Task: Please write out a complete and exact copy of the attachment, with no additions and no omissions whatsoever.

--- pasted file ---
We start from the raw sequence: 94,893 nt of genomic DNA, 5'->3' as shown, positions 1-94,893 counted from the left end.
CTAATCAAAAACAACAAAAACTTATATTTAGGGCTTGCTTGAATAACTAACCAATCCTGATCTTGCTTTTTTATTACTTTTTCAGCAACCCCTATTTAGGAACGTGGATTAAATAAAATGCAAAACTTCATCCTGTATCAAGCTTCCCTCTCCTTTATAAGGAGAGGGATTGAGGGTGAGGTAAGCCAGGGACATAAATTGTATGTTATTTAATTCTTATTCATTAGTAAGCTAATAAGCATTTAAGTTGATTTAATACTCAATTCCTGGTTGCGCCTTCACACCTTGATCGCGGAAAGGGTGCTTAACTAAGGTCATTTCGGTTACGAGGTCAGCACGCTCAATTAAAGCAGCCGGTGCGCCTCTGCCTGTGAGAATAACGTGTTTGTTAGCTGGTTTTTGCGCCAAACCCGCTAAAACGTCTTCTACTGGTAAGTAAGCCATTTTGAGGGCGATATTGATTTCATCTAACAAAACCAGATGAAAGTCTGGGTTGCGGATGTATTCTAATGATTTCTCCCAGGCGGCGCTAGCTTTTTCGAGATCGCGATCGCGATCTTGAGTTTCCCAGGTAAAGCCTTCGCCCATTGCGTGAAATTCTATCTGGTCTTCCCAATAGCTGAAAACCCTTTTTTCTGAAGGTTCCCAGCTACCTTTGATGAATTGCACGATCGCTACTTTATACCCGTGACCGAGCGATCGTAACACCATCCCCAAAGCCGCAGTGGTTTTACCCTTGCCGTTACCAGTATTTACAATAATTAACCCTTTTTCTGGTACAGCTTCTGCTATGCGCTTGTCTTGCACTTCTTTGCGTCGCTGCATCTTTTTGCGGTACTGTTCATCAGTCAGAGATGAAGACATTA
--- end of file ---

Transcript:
We start from the raw sequence: 94,893 nt of genomic DNA, 5'->3' as shown, positions 1-94,893 counted from the left end.
CTAATCAAAAACAACAAAAACTTATATTTAGGGCTTGCTTGAATAACTAACCAATCCTGATCTTGCTTTTTTATTACTTTTTCAGCAACCCCTATTTAGGAACGTGGATTAAATAAAATGCAAAACTTCATCCTGTATCAAGCTTCCCTCTCCTTTATAAGGAGAGGGATTGAGGGTGAGGTAAGCCAGGGACATAAATTGTATGTTATTTAATTCTTATTCATTAGTAAGCTAATAAGCATTTAAGTTGATTTAATACTCAATTCCTGGTTGCGCCTTCACACCTTGATCGCGGAAAGGGTGCTTAACTAAGGTCATTTCGGTTACGAGGTCAGCACGCTCAATTAAAGCAGCCGGTGCGCCTCTGCCTGTGAGAATAACGTGTTTGTTAGCTGGTTTTTGCGCCAAACCCGCTAAAACGTCTTCTACTGGTAAGTAAGCCATTTTGAGGGCGATATTGATTTCATCTAACAAAACCAGATGAAAGTCTGGGTTGCGGATGTATTCTAATGATTTCTCCCAGGCGGCGCTAGCTTTTTCGAGATCGCGATCGCGATCTTGAGTTTCCCAGGTAAAGCCTTCGCCCATTGCGTGAAATTCTATCTGGTCTTCCCAATAGCTGAAAACCCTTTTTTCTGAAGGTTCCCAGCTACCTTTGATGAATTGCACGATCGCTACTTTATACCCGTGACCGAGCGATCGTAACACCATCCCCAAAGCCGCAGTGGTTTTACCCTTGCCGTTACCAGTATTTACAATAATTAACCCTTTTTCTGGTACAGCTTCTGCTATGCGCTTGTCTTGCACTTCTTTGCGTCGCTGCATCTTTTTGCGGTACTGTTCATCAGTCAGAGATGAAGACATTA